Results 1 to 8 of 8

Math Help - Find Lambda for the linear system

  1. #1
    Newbie
    Joined
    Apr 2011
    Posts
    10

    Find Lambda for the linear system

    Hi guys I am trying to figure out the following question can anyone help:
    Find \lambda for the Linear System:
    \lambdax+y+z=1
    x+ \lambday+z=1
    x+y+ \lambdaz=1

    For infinite solutions.
    A unique solution.

    And it's not asked but no solutions I wouldn't mind knowing either.

    I understand how to do these with numbers
    Follow Math Help Forum on Facebook and Google+

  2. #2
    Behold, the power of SARDINES!
    TheEmptySet's Avatar
    Joined
    Feb 2008
    From
    Yuma, AZ, USA
    Posts
    3,764
    Thanks
    78
    Quote Originally Posted by userod View Post
    Hi guys I am trying to figure out the following question can anyone help:
    Find \lambda for the Linear System:
    \lambdax+y+z=1
    x+ \lambday+z=1
    x+y+ \lambdaz=1

    For infinite solutions.
    A unique solution.

    And it's not asked but no solutions I wouldn't mind knowing either.

    I understand how to do these with numbers
    by inspection is should be obvious that is lambda=1 all three equations are the same so you will get an infinite number of solutions, but there could be other values as well.

    Now use equation 3 to eliminate the x variable from equations one and two to get

    -\lambda E_3+E_1=(1-\lambda)y+(1-\lambda^2)z=0 =E_3


    -E_3+E_2=(\lambda-1)y+(1-\lambda)z=0=E_4

    Now use these two equations to eliminate y Can you finish from here?
    Follow Math Help Forum on Facebook and Google+

  3. #3
    Newbie
    Joined
    Apr 2011
    Posts
    10
    Great thanks very much - when I add E3 and E4 I get a quadratic equation in lambda which gives lambda =1 or lambda = -2. So ruling out lambda=1 which gives an infinite number of solutions then lambda = -2. Would I be right? Thanks again
    Follow Math Help Forum on Facebook and Google+

  4. #4
    Behold, the power of SARDINES!
    TheEmptySet's Avatar
    Joined
    Feb 2008
    From
    Yuma, AZ, USA
    Posts
    3,764
    Thanks
    78
    Quote Originally Posted by userod View Post
    Great thanks very much - when I add E3 and E4 I get a quadratic equation in lambda which gives lambda =1 or lambda = -2. So ruling out lambda=1 which gives an infinite number of solutions then lambda = -2. Would I be right? Thanks again
    We need to be vary careful right now.

    Both \lambda=1\quad \lambda =-2 both give an infinite number of solutions.

    Back in my first post I recommended that you muliply one of the equations by

    \lambda right?

    What value can't lambda be? Asked another way when we multiply an equation by a number can we use any number or are there number(s) we can use?
    Follow Math Help Forum on Facebook and Google+

  5. #5
    Newbie
    Joined
    Apr 2011
    Posts
    10
    I think we can use any number except 0? I'm not sure I'm kind of lost
    Follow Math Help Forum on Facebook and Google+

  6. #6
    Behold, the power of SARDINES!
    TheEmptySet's Avatar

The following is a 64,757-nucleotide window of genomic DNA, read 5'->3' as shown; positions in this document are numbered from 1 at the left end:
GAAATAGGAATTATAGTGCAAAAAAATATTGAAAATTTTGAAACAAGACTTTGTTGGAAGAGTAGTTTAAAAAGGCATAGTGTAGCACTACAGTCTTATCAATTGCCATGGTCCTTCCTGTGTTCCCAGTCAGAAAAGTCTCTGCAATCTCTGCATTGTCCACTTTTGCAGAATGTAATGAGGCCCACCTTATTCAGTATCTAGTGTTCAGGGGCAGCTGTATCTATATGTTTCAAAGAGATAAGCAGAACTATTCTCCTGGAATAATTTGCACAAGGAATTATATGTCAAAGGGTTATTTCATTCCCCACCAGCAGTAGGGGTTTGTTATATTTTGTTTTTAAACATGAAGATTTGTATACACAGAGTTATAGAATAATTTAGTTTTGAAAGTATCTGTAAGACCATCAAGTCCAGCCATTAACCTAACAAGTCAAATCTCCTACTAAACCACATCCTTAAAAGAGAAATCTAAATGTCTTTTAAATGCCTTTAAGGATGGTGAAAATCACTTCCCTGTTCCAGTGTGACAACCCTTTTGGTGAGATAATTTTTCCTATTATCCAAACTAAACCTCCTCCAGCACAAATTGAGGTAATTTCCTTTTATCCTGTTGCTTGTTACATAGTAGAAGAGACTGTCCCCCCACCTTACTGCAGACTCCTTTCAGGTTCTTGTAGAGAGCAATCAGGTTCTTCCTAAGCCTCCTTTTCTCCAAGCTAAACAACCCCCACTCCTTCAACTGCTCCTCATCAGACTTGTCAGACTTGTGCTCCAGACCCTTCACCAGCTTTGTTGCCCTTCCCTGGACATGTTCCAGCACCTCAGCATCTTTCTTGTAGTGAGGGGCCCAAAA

Joined
    Feb 2008
    From
    Yuma, AZ, USA
    Posts
    3,764
    Thanks
    78
    Quote Originally Posted by userod View Post
    I think we can use any number except 0? I'm not sure I'm kind of lost
    You are correct. What happens when you put  \lambda =0 into the original system does it have a solution then?
    If so is it unique?
    Follow Math Help Forum on Facebook and Google+

  7. #7
    Newbie
    Joined
    Apr 2011
    Posts
    10
    Ah yes lambda=0 seems to give a unique solution .5,.5,.5.

    But it was just trial and error to give this? The simultaneous equation part didn't seem to help this atall?
    Follow Math Help Forum on Facebook and Google+

  8. #8
    MHF Contributor

    Joined
    Apr 2005
    Posts
    15,325
    Thanks
    1296
    If you are lost, it might be best to go back and think about what you are doing. You originally said, "Find lambda for the linear system", and then gave a system of equations involving x, y, z and parameter lambda. Find lambda so that what happens? I suspect you want to find lambda so that the system has a unique solution. Or, the contrary- find lambda so that there is more than one solution. Why would that be of interest? I can't imagine why you would say "The simultaneous equation part didn't seem to help this atall?" Without the system of equations, you would only be saying "Find lambda" without any conditions on it. And that would make no sense at all!
    Follow Math Help Forum on Facebook and Google+

Similar Math Help Forum Discussions

  1. Replies: 5
    Last Post: February 27th 2011, 11:11 AM
  2. Find solutions of linear system
    Posted in the Advanced Algebra Forum
    Replies: 1
    Last Post: February 19th 2010, 01:58 PM
  3. Replies: 2
    Last Post: December 5th 2009, 01:30 AM
  4. Another linear system
    Posted in the Algebra Forum
    Replies: 1
    Last Post: April 29th 2009, 05:14 AM
  5. linear system
    Posted in the Algebra Forum
    Replies: 2
    Last Post: January 28th 2009, 08:17 AM

Search Tags


/mathhelpforum @mathhelpforum